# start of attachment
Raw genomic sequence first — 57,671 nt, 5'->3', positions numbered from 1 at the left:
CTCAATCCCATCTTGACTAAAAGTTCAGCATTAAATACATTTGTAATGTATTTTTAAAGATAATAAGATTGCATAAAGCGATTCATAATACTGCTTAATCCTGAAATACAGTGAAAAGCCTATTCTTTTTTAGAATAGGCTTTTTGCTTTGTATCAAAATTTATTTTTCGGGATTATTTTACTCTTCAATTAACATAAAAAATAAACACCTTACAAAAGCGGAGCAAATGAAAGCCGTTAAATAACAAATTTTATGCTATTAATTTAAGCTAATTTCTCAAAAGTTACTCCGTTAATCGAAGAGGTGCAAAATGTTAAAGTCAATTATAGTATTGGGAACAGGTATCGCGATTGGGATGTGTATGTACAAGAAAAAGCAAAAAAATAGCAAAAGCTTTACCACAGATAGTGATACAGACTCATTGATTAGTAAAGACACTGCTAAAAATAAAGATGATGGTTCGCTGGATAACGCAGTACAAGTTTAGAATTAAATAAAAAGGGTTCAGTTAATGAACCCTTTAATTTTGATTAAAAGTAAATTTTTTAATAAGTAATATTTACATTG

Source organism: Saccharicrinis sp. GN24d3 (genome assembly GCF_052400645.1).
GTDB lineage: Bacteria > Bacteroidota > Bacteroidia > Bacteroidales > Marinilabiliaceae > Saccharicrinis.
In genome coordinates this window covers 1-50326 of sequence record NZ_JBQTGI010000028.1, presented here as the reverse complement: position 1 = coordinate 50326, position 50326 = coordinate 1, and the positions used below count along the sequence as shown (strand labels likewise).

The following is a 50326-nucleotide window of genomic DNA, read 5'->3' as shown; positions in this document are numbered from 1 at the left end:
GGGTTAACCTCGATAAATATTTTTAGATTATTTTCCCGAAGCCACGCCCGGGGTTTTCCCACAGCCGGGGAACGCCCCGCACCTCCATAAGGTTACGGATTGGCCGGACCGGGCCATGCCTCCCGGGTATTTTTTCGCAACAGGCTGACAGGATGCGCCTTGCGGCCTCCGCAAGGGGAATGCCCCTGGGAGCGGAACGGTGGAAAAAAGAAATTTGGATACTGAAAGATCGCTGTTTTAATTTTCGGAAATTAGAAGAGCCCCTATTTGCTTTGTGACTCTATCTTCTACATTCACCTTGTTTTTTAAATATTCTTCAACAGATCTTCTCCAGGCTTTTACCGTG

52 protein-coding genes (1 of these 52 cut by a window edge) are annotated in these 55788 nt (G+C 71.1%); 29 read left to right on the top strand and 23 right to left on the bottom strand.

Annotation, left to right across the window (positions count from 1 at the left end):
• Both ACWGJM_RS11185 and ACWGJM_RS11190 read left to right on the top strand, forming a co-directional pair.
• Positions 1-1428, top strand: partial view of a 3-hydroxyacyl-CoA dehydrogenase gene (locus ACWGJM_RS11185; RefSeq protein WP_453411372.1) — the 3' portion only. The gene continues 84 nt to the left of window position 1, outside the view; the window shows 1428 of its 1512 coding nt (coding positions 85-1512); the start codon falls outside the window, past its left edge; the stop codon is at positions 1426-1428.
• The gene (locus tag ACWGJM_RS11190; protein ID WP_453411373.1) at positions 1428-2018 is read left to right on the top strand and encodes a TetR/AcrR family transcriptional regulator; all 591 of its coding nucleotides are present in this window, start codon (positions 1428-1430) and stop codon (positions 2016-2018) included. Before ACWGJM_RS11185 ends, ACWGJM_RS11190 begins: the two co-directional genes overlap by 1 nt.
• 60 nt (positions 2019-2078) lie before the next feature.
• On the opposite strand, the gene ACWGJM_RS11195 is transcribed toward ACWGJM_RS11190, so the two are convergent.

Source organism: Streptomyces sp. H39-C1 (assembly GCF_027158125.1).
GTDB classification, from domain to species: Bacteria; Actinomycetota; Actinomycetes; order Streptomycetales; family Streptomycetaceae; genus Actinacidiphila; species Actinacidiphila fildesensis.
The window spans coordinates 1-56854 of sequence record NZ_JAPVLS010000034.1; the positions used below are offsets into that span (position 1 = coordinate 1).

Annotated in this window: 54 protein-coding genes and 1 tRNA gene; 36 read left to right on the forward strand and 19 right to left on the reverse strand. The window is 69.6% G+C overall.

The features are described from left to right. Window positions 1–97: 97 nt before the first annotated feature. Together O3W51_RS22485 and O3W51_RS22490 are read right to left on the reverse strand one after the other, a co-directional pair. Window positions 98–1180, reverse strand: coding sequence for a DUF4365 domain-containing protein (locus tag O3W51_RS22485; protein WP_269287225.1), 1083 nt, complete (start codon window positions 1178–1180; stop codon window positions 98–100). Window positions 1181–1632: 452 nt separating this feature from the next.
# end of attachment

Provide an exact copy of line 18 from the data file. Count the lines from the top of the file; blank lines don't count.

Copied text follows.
Annotated in this window: 54 protein-coding genes and 1 tRNA gene; 36 read left to right on the forward strand and 19 right to left on the reverse strand. The window is 69.6% G+C overall.